Syndrome of Inappropriate Antidiuretic Hormone Secretion (SIADH) due to SSRIs

Author: V. Dimov, M.D.
Reviewer: S. Randhawa, M.D.

A 74-year-old Caucasian male with previously diagnosed dementia, HLP, HTN, h/o seizures and major depressive disorder was admitted to the hospital from his nursing home with altered mental status and frequent falls. Per previous documentation, his seizures have been well-controlled on Dilantin over the past 20 years. Depression and dementia has been followed by psychiatry on a chronic basis. He is currently taking Abilify (aripiprazole) for delusions, and Cogentin (benztropine) was recently added with the thought that his frequent forward falls may be secondary to antipsychotic-related dyskinesia. Per nursing home staff, the patient does have a history of both bladder and bowel incontinence.

Past medical history (PMH)

Dementia, HLP, HTN, h/o seizures and major depressive disorder.


Aspirin, esomeprazole, phenytoin SR 300 mg cap po qd, simvastatin, valsartan, citalopram, Abilify, Ativan, Ambien

Physical examination

VS: T 36.7-P 65-RR 20-BP 116/70-SpO2 92%
Alert, cooperative with the physical exam, in no acute distress
CV: RRR, normal S1 and S2. No murmurs, rubs, or gallops
Lungs: CTA (B), no wheezes, rales, or ronchi
Abdomen: Normoactive bowel sounds. Nontender and nondistended. No hepatosplenomegaly.
Extremities: No c/c/e
Neuro: Alert, oriented to person, place, and year. Repeats 3 objects but unable to recall after 5 minutes. Speech fluent without dysphasia.

Laboratory results

BMP and other laboratory results in SIADH (click to enlarge the image).

Urine sodium and UA in SIADH (click to enlarge the image).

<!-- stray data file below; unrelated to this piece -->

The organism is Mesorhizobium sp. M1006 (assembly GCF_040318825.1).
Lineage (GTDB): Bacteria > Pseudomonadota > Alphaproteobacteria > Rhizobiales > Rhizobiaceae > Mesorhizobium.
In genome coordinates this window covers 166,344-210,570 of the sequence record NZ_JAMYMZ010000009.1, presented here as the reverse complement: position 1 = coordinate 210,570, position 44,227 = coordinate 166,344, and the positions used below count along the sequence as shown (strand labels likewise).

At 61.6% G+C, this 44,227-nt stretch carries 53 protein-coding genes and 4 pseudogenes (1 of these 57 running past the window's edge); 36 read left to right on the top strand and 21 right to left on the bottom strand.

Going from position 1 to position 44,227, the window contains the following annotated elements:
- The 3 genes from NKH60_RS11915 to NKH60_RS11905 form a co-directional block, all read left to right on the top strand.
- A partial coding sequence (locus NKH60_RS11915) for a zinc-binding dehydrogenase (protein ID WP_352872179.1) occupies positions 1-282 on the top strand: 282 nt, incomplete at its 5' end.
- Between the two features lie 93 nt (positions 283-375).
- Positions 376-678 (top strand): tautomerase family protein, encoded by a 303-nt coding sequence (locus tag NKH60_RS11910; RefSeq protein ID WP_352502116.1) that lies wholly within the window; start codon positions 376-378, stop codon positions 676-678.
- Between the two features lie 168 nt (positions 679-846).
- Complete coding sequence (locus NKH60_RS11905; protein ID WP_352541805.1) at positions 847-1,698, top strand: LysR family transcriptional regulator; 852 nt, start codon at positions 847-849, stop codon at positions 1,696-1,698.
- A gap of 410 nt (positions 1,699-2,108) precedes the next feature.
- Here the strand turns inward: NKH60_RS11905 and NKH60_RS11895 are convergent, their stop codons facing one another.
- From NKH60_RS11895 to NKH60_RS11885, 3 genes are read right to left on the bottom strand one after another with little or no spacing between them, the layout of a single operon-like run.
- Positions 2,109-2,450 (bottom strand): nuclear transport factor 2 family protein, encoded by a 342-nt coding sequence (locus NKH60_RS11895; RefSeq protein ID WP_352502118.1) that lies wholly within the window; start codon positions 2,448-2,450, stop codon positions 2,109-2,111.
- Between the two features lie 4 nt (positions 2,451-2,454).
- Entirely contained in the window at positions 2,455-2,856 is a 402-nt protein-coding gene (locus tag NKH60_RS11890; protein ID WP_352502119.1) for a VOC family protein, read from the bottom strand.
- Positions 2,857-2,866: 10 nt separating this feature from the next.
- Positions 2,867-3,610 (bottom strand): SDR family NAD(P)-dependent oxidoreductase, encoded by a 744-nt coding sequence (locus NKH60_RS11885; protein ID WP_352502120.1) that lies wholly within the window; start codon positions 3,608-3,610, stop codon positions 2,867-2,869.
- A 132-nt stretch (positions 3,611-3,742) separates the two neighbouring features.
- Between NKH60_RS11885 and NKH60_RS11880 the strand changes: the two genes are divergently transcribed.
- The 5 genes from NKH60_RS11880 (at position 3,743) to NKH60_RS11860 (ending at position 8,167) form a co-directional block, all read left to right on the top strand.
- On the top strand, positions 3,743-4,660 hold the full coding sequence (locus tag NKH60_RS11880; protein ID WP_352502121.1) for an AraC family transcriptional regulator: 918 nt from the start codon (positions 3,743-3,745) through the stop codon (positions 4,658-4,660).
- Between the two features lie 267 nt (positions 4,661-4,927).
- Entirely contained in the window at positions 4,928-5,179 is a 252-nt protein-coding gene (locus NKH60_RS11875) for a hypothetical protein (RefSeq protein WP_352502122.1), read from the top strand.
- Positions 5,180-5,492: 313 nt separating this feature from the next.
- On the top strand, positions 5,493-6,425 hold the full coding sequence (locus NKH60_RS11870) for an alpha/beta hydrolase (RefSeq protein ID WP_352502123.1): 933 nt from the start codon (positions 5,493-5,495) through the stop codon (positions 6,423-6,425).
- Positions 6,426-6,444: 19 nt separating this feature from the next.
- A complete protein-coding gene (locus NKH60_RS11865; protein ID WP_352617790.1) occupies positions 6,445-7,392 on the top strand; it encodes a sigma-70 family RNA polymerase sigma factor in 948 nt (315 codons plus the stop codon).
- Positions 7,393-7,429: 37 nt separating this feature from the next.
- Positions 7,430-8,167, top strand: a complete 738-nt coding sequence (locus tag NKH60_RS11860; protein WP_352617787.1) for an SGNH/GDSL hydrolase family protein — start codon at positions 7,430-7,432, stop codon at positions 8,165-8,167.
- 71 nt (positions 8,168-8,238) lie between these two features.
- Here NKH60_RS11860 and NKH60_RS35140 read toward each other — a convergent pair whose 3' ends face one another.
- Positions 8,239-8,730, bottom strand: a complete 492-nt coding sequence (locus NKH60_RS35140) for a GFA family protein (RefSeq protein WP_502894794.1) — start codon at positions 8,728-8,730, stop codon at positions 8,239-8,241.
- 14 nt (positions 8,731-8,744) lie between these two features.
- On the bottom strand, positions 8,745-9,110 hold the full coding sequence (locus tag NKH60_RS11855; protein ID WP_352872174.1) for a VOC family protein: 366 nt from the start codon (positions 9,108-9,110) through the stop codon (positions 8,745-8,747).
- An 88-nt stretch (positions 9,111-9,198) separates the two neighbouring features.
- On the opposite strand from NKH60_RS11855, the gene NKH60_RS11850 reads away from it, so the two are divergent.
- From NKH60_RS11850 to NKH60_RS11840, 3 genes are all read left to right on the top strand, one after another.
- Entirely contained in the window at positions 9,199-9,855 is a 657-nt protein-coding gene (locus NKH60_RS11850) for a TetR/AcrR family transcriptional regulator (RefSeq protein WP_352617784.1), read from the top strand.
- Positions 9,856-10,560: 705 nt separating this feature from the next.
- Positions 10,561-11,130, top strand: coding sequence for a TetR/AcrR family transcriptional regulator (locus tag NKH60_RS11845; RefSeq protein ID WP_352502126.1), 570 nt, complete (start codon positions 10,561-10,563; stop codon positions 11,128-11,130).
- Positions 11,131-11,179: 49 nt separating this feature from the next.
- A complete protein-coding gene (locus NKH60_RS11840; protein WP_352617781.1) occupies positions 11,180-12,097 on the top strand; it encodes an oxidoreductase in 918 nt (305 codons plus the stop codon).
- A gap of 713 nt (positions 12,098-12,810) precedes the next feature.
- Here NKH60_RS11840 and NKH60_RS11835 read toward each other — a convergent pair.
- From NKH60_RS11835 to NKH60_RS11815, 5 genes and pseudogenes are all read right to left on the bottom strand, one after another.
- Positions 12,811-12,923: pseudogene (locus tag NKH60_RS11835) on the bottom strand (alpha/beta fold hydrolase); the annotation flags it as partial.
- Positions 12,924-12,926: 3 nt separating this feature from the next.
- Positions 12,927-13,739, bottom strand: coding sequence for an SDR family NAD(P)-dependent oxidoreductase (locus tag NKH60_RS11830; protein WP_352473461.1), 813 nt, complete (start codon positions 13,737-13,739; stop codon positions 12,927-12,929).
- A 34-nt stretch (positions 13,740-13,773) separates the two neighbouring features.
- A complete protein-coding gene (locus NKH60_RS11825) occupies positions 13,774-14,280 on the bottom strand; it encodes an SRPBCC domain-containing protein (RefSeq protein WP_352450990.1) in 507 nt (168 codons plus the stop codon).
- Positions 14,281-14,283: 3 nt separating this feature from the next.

What happened?

UA, CXR and CBC were all normal. EEG did not show acute seizure activity. CT scan of the brain: Stable atrophy and chronic small vessel ischemic change.

All psychiatric medications were stopped. Psychiatry and neurology consults were called. SIADH work-up was ordered and the patient was placed on 1.5-liter fluid restriction. SIADH work-up includes: BMP, urine Na, plasma and urine osmolality, plasma uric acid, TSH.

What happened next?

Laboratory results confirmed typical SIADH.

Diagnostic criteria for SIADH include the following:

Hyponatremia (serum sodium less than 135 mEq/L)
Hypotonicity (plasma osmolality less than 280 mOsm/kg)
Inappropriately concentrated urine (more than 100 mOsm/kg water)
Elevated urine sodium concentration (more than 20 mEq/L), except during sodium restriction
Clinical euvolemia
Normal renal, adrenal, and thyroid function

Please compare the above criteria to the screenshot of our patient's laboratoy results shown above.

With fluids restriction, sodium level increased to normal and the patient was discharged to his nursing home. Citalopram was stopped.

Sodium level in SIADH (click to enlarge the image).

Final diagnosis

Syndrome of Inappropriate Antidiuretic Hormone Secretion (SIADH) due to Selective Serotonin Reuptake Inhibitors (SSRIs)


Related reading

Lowest sodium I have ever seen
It's summer, make sure to warn all of your SIADH patients about sun sensitivity with demeclocycline. Nephrology blog, 2011.

Published: 04/13/2007
Updated: 05/02/2011


  1. Should we give NS 3% if patient is syntomatic (mental status changes) while we get the lab results?

  2. You probably mean "symptomatic" rather than "syntomatic".

    In any case, hypertonic saline (3% saline is not NS anymore) is not recommended just for mental status changes. Seizures is a classic indication, as it is any life-threating complication related to hypernatremia. For a full list of indications for use of hypertonic saline in hyponatremia, you should the references listed above.

    Patients with SIADH do not typically need to be treated with hypertonic saline.